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Warnings raised of companies using Facebook to create potentially ageist job adverts

3 Aug 2018 By Hayley Kirton

Businesses alleged to have used filtering tools to show vacancies only to certain users

Concerns have been raised that companies could be taking advantage of filtering tools offered by social media sites to show job adverts only to select groups of users, potentially hindering older people from applying.

People Management understands the Equalities and Human Rights Commission (EHRC) has spoken to two UK companies about using tools on Facebook to target specific age groups. However, after further correspondence, EHRC was satisfied it did not have grounds to take enforcement action.

Meanwhile, in the US, the Communications Workers of America and three workers are pursuing a class action lawsuit, alleging companies had used Facebook’s filtering tools to make sure only younger workers could see their adverts. The social media site itself was not named as a defendant. 

People Management looked into the filtering options available on social media websites. Facebook Business adverts, which can be used for lead generation, previously allowed for a high degree of targeting. On 15 May 2018, it was possible to build an advert targeted at women aged 18-35 but excluding those who were parents of toddlers or who had an interest in homosexuality or disability rights. 

However, People Management did not try to publish this advert so it is unknown whether the website, which has a policy of reviewing adverts before they are posted and explicitly prohibits discriminatory content, would have allowed it to run. 

When People Management tried to recreate the advert at a later date, our reporters discovered many of the targeting tools had been removed. The screenshot below, taken on 1 August 2018, shows it was still possible to select filters based on age and gender, and to filter out those with an interest in disability rights. Again, the magazine did not attempt to make this advert live. 

Additionally, these filters are not offered when creating a job advert in the Jobs on Facebook section. 

While no evidence has been seen that LinkedIn is being used to create such adverts, the social media site allows companies to design advertising targeted at particular audiences, including a rough estimate of people’s ages. The screenshot below explaining the targeting options for posts was taken on 2 August 2018.

However, similar to Facebook, LinkedIn’s jobs portal does not allow such precise targeting and the website’s advertising policy prohibits discriminatory posts

Paul Holcroft, associate director at Croner, warned employers’ use of age filters could be “risky” if they didn’t think about their choices carefully.

“Although age is treated differently to the other protected characteristics in that employers can justify direct as well as indirect discrimination, potentially discriminatory recruitment methods need thorough and detailed consideration,” he said. “It’s the employer who has to stand before the judge and explain them, after all.”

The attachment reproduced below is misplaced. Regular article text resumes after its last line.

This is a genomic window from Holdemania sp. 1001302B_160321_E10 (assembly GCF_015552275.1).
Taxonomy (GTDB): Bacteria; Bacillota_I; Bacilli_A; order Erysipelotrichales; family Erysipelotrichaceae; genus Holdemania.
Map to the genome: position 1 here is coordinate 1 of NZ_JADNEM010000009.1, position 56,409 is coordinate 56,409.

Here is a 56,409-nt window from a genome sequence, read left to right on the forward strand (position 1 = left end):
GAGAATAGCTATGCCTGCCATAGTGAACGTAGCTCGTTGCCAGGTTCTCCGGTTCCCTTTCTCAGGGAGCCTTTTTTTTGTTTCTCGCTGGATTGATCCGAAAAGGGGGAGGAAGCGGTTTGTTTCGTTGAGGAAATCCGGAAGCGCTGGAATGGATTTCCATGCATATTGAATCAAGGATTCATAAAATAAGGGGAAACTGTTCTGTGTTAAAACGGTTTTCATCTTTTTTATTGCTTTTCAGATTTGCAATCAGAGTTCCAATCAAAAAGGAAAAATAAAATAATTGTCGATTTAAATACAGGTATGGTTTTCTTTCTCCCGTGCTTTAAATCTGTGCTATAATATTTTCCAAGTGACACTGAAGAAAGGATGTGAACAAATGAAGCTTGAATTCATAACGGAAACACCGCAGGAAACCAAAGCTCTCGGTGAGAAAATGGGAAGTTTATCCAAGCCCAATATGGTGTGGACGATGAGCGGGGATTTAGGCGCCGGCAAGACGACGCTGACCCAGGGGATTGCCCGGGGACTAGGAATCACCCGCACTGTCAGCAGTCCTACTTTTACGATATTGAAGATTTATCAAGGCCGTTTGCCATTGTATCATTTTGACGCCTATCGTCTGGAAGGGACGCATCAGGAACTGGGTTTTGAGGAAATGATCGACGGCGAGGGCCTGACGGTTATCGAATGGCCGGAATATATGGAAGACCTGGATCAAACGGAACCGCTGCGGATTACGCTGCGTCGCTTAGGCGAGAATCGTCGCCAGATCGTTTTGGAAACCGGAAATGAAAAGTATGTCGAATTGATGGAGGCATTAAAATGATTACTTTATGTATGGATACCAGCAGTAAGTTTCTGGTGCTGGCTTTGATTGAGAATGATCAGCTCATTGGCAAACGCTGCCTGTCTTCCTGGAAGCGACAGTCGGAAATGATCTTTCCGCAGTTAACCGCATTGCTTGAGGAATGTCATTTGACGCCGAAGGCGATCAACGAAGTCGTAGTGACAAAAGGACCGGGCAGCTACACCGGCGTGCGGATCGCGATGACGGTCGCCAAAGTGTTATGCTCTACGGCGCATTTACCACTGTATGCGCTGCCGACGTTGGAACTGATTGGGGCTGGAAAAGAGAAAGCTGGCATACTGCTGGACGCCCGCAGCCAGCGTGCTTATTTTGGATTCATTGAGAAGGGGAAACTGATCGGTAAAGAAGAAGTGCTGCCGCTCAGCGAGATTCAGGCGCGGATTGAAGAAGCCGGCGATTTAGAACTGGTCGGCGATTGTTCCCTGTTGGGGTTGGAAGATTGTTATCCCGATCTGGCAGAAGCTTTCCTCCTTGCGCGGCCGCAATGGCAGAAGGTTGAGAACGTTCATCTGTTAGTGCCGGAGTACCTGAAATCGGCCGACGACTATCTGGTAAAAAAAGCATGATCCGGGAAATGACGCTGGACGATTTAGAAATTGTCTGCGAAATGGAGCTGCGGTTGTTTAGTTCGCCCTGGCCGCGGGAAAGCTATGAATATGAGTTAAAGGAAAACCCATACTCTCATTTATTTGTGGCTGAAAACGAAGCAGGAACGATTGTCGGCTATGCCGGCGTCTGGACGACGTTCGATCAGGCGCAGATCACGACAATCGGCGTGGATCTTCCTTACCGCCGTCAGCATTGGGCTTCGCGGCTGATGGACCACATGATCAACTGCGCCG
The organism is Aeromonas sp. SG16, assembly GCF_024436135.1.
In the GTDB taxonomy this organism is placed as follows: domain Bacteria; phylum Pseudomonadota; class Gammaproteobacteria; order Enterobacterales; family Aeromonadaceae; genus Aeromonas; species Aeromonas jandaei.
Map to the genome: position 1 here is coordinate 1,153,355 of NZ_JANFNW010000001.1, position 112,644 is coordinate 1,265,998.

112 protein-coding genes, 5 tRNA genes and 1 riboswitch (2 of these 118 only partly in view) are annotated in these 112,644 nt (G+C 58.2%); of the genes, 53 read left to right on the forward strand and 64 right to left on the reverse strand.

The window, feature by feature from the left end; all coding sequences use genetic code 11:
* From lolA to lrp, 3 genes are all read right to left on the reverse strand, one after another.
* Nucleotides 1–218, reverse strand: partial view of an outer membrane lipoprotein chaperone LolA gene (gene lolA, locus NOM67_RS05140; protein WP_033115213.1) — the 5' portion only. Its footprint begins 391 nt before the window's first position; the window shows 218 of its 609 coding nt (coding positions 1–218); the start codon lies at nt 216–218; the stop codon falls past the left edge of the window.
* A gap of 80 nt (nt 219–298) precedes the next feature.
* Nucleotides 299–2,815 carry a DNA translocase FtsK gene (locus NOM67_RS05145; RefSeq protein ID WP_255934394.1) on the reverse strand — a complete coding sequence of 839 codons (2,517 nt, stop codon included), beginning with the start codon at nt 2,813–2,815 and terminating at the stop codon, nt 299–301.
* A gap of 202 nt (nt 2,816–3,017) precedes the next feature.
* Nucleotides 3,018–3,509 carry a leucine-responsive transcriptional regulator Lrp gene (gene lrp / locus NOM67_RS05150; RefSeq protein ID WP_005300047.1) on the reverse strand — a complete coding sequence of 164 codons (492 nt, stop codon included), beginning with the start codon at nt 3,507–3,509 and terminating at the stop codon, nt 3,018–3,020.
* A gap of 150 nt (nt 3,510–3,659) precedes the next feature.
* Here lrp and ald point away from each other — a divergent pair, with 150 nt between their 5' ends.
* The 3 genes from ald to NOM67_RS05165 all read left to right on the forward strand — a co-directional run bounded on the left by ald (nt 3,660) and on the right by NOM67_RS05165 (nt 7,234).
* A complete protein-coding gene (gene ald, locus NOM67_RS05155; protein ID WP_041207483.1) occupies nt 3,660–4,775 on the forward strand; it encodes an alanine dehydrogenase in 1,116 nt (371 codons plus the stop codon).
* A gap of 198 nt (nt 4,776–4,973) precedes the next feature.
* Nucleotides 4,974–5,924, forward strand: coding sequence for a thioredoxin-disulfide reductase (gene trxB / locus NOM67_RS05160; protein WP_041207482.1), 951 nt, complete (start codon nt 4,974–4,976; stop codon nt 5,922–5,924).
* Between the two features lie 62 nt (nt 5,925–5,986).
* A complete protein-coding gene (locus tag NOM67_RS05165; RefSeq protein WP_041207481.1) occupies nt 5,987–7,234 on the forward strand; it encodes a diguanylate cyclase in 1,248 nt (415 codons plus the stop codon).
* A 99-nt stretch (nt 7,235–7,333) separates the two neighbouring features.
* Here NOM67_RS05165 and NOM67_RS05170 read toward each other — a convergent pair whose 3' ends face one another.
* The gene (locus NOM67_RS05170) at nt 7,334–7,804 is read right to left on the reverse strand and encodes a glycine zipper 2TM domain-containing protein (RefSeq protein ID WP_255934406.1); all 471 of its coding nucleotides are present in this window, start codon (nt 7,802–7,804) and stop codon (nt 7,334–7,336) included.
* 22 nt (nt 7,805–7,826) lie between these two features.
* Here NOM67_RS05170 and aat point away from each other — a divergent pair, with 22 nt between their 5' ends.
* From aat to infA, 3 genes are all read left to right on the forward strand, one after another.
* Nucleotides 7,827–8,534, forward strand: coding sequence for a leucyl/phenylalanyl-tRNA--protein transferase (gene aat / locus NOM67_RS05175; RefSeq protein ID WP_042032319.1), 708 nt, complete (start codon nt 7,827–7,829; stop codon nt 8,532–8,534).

Meanwhile, Stefan Martin, employment partner at Hogan Lovells, told People Management that if advertisers managed to slip through the websites’ discrimination spotting safeguards, they could find themselves in legal hot water.

“It’s a bit like sending an ad into the paper which gets published – and there’s been plenty of examples of this in the past which are blatantly discriminatory – and saying, ‘I thought if there was a problem with it, the paper would reject it’. I don’t think that would really fly,” Martin  said.

There are legitimate reasons for applying age filters to advertising more generally, such as preventing children from viewing promotions for gambling or alcohol.  

A Facebook spokesperson said: “We require all advertisers who choose to exclude some users from seeing their ads on Facebook to confirm their compliance with our anti-discrimination policies and the law. 

“Our safeguards, which includes human reviewers and machine learning systems, have successfully flagged millions of ads which violate our anti-discrimination policies and we are continuously working to further increase their effectiveness.”

And a LinkedIn spokesperson confirmed its targeting tools were not accessible on jobs postings. “If a job advert is flagged as discriminatory we will immediately take it down,” the spokesperson added. “Adverts for products and services are able to use targeting tools for location or age to ensure that their campaigns are seen by the relevant audiences. For example, a financial services firm may want to reach retirees for retirement products, or a car company might target adverts for particular models at specific age groups.”

Meanwhile, it has been reported the companies involved in the US case have called the claims vague and subjective in a court filing. 

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